A raster graphics image, or bitmap, is a data file or structure that consists of a generally rectangular array of pixels, or points of color, on a computer monitor, paper, or other display device. Each pixel has a corresponding red, green, and blue value that combine to determine the colour displayed by that pixel. In this sense, typical raster graphics are said to operate in the RGB color space. This is both the raw format that computer graphics hardware uses to project an image on your monitor, and the basis for many graphics file formats.
A bitmap corresponds bit for bit with an image displayed on a screen, probably in the same format as it would be stored in the display's video memory or maybe as a device independent bitmap. A bitmap is characterised by the width and height of the image in pixels and the number of bits per pixel which determines the number of shades of grey or colours it can represent. A colored raster image (a "pixmap") will usually have pixels with between one and eight bits for each of the red, green, and blue components, though other colour encodings are also used, such as four- or eight-bit indexed representations that use vector quantization on the (R, G, B) vectors. The green component sometimes has more bits that the other two to cater for the human eye's greater discrimination in this component.
The quality of a raster image is determined by the total number of pixels (called its resolution), and the amount of information in each pixel (often called colour depth). For example, an image that stores 24 bits of colour information per pixel (the standard for most high-quality displays in 2001) can represent smoother degrees of shading than one that only stores 15 bits per pixel, but not as smooth as one that stores 48 bits. Likewise, an image sampled at 640 x 480 pixels (therefore containing 307,200 pixels) will look rough and blocky compared to one sampled at 1280 x 1024 (1,310,720 pixels). Because it takes a large amount of data to store a high-quality image, data compression techniques are often used to reduce this size for images stored on disk. Some of these techniques actually lose information, and therefore image quality, in order to achieve a smaller file size. Compression techniques that lose information are referred to as "lossy" compression.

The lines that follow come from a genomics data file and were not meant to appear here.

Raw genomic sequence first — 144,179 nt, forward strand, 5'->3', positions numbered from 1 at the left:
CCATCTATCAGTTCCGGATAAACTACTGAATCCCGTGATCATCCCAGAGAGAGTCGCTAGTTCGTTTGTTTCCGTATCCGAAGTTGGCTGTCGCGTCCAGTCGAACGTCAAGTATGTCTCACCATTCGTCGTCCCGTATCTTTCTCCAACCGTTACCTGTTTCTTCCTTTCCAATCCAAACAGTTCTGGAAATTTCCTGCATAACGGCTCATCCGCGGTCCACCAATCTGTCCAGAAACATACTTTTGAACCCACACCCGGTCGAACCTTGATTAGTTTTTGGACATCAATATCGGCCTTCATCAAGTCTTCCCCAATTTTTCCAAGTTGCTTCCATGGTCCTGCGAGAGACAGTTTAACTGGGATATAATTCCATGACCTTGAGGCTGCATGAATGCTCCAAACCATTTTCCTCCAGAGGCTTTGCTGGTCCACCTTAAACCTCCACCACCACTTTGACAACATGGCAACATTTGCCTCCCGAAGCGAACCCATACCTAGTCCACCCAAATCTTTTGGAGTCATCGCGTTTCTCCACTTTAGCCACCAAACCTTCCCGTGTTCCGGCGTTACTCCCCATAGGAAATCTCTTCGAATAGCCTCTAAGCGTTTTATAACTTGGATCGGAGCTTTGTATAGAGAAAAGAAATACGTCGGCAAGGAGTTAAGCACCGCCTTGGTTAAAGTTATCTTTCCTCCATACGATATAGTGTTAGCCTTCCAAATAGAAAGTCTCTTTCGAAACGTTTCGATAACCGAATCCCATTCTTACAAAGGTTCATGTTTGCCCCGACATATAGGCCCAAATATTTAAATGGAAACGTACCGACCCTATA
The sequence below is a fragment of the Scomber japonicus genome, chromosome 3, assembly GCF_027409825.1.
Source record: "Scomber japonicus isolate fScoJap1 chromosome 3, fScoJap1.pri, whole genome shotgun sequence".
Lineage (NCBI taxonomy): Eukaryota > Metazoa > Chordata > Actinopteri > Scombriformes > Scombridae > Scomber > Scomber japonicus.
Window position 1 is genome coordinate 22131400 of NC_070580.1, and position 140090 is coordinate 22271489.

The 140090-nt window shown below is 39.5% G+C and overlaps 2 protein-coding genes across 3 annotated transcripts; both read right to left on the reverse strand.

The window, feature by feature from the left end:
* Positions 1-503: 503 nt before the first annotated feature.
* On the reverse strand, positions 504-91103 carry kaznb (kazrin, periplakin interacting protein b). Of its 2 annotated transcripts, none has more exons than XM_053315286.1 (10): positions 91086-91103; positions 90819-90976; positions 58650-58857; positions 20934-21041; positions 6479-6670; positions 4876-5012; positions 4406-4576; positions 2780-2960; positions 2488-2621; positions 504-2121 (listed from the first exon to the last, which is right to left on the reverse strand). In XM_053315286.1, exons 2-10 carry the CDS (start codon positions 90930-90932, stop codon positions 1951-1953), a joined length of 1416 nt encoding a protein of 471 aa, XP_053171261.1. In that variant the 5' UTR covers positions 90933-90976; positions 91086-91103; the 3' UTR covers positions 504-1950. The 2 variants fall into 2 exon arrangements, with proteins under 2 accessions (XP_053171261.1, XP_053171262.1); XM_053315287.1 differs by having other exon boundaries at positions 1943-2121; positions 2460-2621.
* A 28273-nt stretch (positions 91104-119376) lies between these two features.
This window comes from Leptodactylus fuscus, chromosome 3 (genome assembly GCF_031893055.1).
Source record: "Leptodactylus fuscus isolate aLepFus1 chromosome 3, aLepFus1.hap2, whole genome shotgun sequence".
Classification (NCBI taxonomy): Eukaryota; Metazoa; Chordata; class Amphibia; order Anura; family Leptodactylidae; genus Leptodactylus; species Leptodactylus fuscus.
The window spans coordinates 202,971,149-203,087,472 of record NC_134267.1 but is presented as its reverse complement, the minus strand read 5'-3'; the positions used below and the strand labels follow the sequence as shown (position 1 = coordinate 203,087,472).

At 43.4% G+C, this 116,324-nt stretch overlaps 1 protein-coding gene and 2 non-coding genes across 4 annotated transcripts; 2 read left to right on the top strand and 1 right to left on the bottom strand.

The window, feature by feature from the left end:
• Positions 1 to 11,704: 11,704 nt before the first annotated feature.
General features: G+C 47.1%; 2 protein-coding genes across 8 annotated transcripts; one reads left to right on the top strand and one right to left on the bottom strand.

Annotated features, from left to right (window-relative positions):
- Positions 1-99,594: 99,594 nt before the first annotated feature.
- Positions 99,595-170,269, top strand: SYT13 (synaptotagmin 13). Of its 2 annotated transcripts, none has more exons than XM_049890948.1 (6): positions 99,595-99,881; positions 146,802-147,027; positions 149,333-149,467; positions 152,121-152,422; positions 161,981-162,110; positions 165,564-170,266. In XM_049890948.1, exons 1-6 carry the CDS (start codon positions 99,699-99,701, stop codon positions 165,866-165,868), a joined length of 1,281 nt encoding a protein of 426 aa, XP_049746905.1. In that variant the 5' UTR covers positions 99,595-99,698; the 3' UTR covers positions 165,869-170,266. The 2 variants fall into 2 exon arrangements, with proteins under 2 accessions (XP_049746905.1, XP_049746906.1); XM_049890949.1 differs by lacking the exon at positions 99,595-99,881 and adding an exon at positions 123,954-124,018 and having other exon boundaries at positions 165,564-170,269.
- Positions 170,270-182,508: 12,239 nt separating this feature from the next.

Raster graphics cannot be scaled (resized) up without loss of apparent quality (or more accurately, once an image is rasterized, its quality is fixed and cannot improve even on better display devices). This is in contrast to vector graphics, which easily scale to the quality of the device on which they are rendered. Raster graphics work much better than vector graphics, though, for photographs and photo-realistic images. Late 20th century computer monitors typically display about 72 to 96 dots per inch (dpi), while modern printers can resolve 600 dpi or more, so working with images destined for print can be difficult or require large monitors and powerful computers. Monitors with resolutions of 200 dpi are available in late 2001 and higher resolutions are to be expected in future.
|Suppose the smiley face in the top left corner is an RGB bitmap image. When zoomed in, it might look like the big smiley face to the right. Every square represents a pixel. Zoomed in further we see three pixels whose colors are constructed by adding the values for red, green and blue.|
To illustrate the matter further - here's the letter "J":
Look closely at it... Take a magnifying glass to it if you like -- you won't get fried, although you may see some chromatic aberration at the edges of the magnifier. You see a "J", the computer sees something more like this, where '.' represents a zero and 'X' represents a one:
....X ....X ....X ....X X...X .XXX.
Where you see a zero, the computer instructs its video hardware to paint the current background colour. A one calls for the current foreground colour. Yes, it is actually a bit more complicated, but it all basically boils down to one bit or the other making a distinction between the colours of adjacent pixels, which together form an image. This is the basic principle behind drawing on a computer.
In 3D computer graphics, the concept of a flat raster of pixels is sometimes extended to a three dimensional volume of voxels. In this case, there is a regular grid in three dimensional space with a sample containing color information at each point in the grid. Although voxels are powerful abstractions for dealing with complex 3D shapes, they do have large memory requirements for storing a sizable array. Consequently, vector graphics are used more frequently than voxels for producing 3D imagery.
Raster graphics was first patented by Texas Instruments in the 1970s, and is now ubiquitous.